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How fintechs can improve women’s lives

How fintechs can improve women’s lives

IMF head Christine Lagarde discusses the future of fintechs at the industry meeting of financial technology – and emphasizes the importance of regulation.

Every year, the world of the future gathers in the 200-year-old Paris stock exchange ‘Palais Brongniart’. With 220 participating company directors, more than 150 fintechs and participants from 60 countries, the Paris Fintech Forum is the largest in Europe.

Right at the beginning of the forum, a particularly important panel will be held: ‘The Future of the Financial World in Times of Fintech: New Opportunities, New Risks and New Challenges’ The head of the International Monetary Fund (IMF), Christine Lagarde, discussed with BBVA chief Carlos Torres Vila, Kabbage President Kathryn Petralia and Governor of the Swedish Central Bank, Stefan Ingves, on the challenges of Fintechs.

Lagarde vividly told her what the opportunities for new technologies are: ‘The fight against violence against women.’ She had met a woman in Peru in her late fifties. Man and almost all children had lost her through terrorism. She bred guinea pigs and sold them. Without a mobile phone and payment card, she would not be able to handle her business safely. ‘New technologies in finance can change people’s lives.’ Foreign workers could also have a lower cost of transferring their money through mobile phones to their families in their home country.

Cyber attacks are the biggest risk

One must promote the digital financial world, in order to create growth. It could also help where the traditional banking system does not work as well as in stable economies. However, Lagarde emphasized that, above all, regulation was important to Fintech.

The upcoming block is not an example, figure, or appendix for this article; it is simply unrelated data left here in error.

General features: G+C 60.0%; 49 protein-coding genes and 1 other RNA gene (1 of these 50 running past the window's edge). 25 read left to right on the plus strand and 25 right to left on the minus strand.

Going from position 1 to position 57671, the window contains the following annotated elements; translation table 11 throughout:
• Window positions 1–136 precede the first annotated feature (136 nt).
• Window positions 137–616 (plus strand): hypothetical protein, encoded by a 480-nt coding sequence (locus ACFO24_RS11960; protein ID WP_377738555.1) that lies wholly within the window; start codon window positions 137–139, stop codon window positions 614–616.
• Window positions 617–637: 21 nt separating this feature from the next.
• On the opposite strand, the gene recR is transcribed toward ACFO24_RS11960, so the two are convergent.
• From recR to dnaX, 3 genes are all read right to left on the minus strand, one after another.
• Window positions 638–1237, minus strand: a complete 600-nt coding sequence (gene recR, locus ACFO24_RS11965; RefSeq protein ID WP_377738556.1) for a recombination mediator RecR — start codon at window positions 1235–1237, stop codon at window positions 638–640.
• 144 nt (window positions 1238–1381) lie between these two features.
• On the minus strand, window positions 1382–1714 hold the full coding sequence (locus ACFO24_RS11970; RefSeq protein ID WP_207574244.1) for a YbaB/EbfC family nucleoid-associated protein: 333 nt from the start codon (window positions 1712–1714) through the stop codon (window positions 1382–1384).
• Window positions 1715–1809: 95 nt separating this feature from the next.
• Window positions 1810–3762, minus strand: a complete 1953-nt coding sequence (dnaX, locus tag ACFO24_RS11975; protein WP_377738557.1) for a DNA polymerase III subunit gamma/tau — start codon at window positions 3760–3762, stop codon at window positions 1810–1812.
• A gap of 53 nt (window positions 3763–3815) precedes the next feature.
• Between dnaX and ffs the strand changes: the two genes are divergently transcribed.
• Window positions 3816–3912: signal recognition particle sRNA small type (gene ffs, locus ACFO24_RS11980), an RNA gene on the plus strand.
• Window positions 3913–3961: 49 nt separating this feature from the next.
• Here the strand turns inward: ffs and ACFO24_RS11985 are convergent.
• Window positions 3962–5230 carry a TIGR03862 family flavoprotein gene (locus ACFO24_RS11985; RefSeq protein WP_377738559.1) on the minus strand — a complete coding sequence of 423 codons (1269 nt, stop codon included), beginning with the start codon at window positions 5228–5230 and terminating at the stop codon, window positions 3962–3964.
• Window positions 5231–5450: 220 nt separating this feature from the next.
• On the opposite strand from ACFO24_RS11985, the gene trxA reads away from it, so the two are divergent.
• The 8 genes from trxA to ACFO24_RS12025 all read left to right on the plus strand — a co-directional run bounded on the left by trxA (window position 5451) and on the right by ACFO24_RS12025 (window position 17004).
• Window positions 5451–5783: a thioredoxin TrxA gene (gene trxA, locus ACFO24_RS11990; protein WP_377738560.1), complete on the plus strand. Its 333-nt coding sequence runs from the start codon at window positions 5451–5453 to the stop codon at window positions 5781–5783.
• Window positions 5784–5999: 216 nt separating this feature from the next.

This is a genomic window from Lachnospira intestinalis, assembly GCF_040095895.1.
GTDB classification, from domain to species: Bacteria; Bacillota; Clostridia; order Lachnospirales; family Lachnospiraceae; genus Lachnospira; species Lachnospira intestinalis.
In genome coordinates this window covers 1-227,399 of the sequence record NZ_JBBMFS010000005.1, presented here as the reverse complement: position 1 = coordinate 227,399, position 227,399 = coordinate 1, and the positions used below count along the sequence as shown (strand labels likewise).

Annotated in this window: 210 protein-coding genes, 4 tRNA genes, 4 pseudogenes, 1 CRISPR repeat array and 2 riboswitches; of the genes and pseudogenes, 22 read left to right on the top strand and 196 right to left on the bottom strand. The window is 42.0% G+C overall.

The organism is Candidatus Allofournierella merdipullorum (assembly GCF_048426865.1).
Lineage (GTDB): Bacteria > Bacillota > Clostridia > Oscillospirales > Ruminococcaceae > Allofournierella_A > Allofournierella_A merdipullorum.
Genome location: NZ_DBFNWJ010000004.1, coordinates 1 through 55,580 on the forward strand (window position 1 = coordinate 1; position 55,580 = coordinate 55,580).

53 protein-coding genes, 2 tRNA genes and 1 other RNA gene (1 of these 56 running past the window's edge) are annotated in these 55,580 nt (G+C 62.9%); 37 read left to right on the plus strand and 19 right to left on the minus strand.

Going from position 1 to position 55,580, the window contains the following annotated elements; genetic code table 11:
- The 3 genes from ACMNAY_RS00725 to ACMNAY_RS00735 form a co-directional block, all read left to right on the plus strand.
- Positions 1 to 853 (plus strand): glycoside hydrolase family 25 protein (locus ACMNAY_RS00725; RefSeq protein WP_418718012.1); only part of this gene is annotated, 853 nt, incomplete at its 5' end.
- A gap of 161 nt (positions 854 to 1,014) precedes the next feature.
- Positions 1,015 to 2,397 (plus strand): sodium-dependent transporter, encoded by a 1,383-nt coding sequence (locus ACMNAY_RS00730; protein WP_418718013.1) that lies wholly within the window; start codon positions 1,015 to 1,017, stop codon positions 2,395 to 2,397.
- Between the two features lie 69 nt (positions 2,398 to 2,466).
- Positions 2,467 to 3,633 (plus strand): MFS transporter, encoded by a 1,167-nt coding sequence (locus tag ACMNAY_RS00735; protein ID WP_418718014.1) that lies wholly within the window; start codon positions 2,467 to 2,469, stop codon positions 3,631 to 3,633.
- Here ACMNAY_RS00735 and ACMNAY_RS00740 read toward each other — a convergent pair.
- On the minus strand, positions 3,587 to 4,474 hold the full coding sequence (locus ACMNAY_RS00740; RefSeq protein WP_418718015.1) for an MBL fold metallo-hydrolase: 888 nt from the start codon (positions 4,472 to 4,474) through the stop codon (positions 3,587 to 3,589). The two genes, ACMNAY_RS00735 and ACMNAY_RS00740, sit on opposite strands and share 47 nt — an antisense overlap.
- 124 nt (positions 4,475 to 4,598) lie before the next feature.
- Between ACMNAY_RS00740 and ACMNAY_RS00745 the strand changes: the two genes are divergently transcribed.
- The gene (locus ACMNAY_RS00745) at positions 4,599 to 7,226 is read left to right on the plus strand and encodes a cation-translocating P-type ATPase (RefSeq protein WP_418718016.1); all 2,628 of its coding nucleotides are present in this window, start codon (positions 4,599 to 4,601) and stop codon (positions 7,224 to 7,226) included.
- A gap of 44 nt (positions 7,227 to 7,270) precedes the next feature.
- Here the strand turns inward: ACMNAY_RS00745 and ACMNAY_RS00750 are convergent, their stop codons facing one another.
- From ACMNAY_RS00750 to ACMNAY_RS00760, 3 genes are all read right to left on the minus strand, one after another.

The role of politics should not be neglected, the state must create security for financial transactions. ‘In the US or China, fintech certainly has other implications.’ There is a risk of data stability. In China, for example, you barely use any cash, everything is completely digitalized. ‘Data can also be a means of control.’

Stefan Ingves sees fintech from the point of view of the central banks: ‘It is important to ensure that the financial system is secure. We have to understand the rules and play an active role. The main question with changes must be: ‘Is it good for society?’

The new direction of the financial world requires the question of the values and here also the policy is in demand. Central banks must regulate how society should function when it comes to money.

Carlos Torres Vila sees many opportunities for new technologies, including ‘Women in Poverty’. His bank has invested heavily in fintech. The new technologies also make it easier to track ‘suspicious activity or terrorism’. However, one must find a solution for the exchange of private data, even in Europe, it was not agreed. Data and their exchange are an important value for the future.

Kathryn Petralia also sees the new technologies positively: ‘New people have access through better products, especially women and small businesses. They often feel more comfortable on anonymous websites than people in a bank. ‘Five or ten years ago that was not possible, there was not enough data.

‘The new technologies promote the global economy and create jobs,’ she emphasized. However, she fears that too aggressive regulation prevents new actors from installing or developing.

Everyone agreed that the biggest risk of fintech is the cyber attacks, which the big tech players have to reduce. It takes enough people to watch everything, Ingves says. Lagarde emphasized: “Politicians need to work closely with the private sector.” It needs regulation, otherwise they lose the race with the technology, but that is expensive, but this money is necessary to invest: ‘We must provide security and stability.’

Published inFintech

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